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It came as no surprise last week that Disney CEO Bob Iger had resigned from the Apple board since the two companies are poised to launch competing subscription streaming services in less than two months.

But Iger’s departure (announced the same day that Apple revealed its Nov. 1 launch date and $5-a-month price point) underscores how radically the media landscape has transformed just over the past year, with every major entertainment enterprise, including Comcast and WarnerMedia, unveiling plans to take on streaming giant Netflix in a race for consumer eyeballs and dollars.

When Iger joined the Apple board in 2011, Netflix was only one year into expanding from a mail-order DVD rental service to a streaming business. Consider how much has happened since Netflix served up “House of Cards” as a 13-episode series on Feb. 1, 2013, and went on to become the most ubiquitous supplier of streaming content on the planet.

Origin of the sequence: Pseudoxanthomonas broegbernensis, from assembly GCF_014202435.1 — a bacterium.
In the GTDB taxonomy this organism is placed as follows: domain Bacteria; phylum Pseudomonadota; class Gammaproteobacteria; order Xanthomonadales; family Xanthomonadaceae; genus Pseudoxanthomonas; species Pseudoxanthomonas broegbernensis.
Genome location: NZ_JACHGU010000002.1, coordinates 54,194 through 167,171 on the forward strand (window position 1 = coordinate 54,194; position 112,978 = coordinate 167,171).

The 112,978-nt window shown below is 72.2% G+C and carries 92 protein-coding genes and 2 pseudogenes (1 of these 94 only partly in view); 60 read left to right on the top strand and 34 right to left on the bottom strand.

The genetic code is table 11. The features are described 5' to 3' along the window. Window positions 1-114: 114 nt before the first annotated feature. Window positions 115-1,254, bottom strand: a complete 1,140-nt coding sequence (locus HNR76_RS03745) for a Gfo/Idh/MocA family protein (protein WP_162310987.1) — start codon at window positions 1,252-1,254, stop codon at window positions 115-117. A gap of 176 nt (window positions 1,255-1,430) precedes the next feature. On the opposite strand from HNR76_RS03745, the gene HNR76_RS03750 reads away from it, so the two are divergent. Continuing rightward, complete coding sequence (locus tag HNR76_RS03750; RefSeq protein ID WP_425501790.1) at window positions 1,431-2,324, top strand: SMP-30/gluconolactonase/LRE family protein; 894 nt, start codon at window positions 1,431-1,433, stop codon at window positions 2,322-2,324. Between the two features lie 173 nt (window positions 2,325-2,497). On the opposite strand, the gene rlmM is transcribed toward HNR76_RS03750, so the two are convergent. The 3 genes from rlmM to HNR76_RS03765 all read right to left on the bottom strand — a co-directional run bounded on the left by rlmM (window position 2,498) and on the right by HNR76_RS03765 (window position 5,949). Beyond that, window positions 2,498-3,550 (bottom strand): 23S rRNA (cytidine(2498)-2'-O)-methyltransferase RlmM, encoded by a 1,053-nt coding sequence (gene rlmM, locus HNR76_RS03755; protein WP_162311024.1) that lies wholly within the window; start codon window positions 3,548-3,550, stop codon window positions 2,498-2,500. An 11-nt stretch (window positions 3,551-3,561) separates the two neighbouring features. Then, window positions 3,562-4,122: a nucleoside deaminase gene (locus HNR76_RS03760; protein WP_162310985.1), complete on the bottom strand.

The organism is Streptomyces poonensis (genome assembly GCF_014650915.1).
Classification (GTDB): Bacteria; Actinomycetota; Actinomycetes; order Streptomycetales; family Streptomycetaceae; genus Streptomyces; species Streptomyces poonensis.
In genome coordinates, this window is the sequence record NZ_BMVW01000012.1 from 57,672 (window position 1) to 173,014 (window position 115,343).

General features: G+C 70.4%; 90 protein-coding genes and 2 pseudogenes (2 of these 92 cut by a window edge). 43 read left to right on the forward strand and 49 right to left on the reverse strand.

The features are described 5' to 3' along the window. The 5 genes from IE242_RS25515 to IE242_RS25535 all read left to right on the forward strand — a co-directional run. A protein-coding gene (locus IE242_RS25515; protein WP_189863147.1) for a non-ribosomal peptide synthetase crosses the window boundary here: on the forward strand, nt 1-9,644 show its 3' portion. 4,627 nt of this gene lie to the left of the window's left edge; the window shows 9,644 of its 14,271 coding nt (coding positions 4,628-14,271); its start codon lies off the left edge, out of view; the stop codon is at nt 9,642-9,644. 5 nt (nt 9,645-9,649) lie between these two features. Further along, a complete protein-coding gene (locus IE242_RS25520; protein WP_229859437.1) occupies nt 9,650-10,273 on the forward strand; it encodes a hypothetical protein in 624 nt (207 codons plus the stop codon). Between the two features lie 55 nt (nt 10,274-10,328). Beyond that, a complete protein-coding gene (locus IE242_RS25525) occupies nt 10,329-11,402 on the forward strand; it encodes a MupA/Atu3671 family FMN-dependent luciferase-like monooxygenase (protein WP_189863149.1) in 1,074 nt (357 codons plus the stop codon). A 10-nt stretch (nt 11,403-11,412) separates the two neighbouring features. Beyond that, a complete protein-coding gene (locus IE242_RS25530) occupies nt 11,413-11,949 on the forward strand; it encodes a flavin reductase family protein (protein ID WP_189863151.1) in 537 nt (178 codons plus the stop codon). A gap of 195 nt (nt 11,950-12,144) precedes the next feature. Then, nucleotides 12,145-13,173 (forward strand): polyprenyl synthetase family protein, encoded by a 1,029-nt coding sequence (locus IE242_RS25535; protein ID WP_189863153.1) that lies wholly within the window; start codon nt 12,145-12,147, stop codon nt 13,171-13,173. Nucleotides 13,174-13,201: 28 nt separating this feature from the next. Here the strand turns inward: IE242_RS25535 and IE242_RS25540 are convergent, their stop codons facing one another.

Then, earlier this year, Apple entered the fray, declaring, “It’s show time,” on its invite to a Hollywood delegation trekking up to the company’s Cupertino, Calif. headquarters to learn about the tech giant’s entertainment plans.

As Apple TV Plus becomes the latest streaming entrant to come to market, armed with an initial slate of nine original shows, including Jennifer Aniston and Reese Witherspoon’s “The Morning Show” and a book club series hosted by Oprah, the mad race among the industry’s most deep-pocketed players to lock up big talent and programming rights is unfolding at a breakneck pace.

At last week’s Toronto Film Festival, Apple snapped up worldwide distribution rights to Bryce Dallas Howard’s documentary “Dads.” The company has been characteristically vague and secretive about how aggressive it plans to be in the feature film arena and which distribution partner(s) it plans to enlist. I was recently told that Apple doesn’t plan to follow in the footsteps of Netflix and give short shrift to theatrical runs of its movies.

All of this newfound energy being injected into the business sure gives us entertainment journalists a whole lot to think and write about. I love it!